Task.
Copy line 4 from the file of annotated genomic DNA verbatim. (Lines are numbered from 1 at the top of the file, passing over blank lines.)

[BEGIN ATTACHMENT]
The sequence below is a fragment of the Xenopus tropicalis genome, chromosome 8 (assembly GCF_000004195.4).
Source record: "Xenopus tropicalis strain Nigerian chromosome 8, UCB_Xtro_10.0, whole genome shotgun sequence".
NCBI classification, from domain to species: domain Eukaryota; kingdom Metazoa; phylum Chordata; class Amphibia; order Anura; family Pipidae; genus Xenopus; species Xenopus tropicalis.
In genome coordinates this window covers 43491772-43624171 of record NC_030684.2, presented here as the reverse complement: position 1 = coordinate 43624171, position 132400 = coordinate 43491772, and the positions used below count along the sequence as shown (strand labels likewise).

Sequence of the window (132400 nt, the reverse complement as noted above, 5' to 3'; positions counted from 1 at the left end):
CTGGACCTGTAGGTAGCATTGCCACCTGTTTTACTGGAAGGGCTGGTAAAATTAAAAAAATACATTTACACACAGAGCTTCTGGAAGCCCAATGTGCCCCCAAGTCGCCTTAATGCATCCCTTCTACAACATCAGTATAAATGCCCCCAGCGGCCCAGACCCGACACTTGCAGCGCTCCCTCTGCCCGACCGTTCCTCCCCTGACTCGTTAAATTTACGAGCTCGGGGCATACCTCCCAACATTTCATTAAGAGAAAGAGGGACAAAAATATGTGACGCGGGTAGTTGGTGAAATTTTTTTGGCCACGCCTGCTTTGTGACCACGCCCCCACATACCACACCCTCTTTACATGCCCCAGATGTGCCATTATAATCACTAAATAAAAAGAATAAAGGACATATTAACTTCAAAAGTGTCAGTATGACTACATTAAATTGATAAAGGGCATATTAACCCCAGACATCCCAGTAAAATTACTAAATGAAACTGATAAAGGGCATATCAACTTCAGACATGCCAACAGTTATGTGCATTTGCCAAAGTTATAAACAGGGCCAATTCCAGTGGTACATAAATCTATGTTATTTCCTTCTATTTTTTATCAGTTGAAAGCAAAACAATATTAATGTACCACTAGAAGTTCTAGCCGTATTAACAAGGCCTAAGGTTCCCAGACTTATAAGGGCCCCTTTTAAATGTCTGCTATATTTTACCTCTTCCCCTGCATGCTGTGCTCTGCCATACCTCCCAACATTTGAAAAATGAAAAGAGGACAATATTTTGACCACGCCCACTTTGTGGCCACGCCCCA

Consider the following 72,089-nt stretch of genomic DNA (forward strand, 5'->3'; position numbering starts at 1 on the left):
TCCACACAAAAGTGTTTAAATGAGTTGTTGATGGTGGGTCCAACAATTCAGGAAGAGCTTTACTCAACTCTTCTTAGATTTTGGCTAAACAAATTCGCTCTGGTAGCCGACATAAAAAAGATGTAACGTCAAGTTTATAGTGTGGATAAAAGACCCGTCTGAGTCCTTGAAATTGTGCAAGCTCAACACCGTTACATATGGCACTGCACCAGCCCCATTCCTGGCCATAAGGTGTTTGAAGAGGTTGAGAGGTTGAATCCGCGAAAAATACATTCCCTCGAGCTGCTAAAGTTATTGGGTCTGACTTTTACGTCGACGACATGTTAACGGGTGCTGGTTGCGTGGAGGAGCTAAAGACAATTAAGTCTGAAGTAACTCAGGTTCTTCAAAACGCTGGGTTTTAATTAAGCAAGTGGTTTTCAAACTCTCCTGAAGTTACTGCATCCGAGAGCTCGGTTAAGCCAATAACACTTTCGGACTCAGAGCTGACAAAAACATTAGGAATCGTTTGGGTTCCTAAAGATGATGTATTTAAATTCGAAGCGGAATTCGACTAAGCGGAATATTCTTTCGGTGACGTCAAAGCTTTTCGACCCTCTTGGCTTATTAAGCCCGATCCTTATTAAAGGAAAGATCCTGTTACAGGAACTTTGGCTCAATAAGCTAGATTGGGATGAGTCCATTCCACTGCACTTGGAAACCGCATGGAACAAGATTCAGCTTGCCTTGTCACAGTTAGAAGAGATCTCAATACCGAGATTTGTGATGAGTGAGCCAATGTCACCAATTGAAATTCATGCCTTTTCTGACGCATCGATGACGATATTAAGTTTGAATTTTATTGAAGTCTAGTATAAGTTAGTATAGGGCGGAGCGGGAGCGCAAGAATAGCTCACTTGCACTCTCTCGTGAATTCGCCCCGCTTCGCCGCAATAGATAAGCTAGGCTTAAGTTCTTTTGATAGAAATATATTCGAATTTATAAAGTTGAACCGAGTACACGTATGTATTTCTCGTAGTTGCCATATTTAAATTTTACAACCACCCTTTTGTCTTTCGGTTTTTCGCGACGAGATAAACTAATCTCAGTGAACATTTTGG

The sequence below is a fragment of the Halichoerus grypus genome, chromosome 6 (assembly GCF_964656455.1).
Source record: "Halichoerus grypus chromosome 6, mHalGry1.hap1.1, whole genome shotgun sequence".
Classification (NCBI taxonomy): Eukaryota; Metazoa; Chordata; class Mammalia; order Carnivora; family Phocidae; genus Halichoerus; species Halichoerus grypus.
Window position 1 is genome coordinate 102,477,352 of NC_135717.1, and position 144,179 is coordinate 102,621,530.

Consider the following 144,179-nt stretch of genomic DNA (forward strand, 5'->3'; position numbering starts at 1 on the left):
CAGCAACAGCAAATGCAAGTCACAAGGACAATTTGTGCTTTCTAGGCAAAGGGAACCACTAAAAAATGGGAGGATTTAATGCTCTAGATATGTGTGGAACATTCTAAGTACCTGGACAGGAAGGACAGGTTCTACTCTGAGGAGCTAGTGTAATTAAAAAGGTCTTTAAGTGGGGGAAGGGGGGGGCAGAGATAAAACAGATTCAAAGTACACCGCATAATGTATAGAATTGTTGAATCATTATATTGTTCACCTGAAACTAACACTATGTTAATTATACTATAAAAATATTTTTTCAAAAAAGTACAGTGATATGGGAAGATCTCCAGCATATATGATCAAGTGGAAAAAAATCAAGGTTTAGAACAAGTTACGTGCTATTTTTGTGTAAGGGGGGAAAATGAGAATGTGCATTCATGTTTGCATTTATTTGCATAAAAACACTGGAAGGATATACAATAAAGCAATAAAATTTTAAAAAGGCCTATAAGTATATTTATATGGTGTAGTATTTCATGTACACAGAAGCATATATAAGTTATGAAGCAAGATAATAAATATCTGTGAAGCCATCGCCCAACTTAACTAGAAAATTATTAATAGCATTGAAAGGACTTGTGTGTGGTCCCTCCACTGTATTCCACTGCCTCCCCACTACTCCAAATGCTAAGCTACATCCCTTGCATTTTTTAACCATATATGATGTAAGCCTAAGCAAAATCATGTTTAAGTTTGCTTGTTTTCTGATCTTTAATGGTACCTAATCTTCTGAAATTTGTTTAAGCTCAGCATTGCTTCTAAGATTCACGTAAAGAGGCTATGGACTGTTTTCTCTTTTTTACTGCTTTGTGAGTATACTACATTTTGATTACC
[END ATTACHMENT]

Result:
In genome coordinates this window covers 43491772-43624171 of record NC_030684.2, presented here as the reverse complement: position 1 = coordinate 43624171, position 132400 = coordinate 43491772, and the positions used below count along the sequence as shown (strand labels likewise).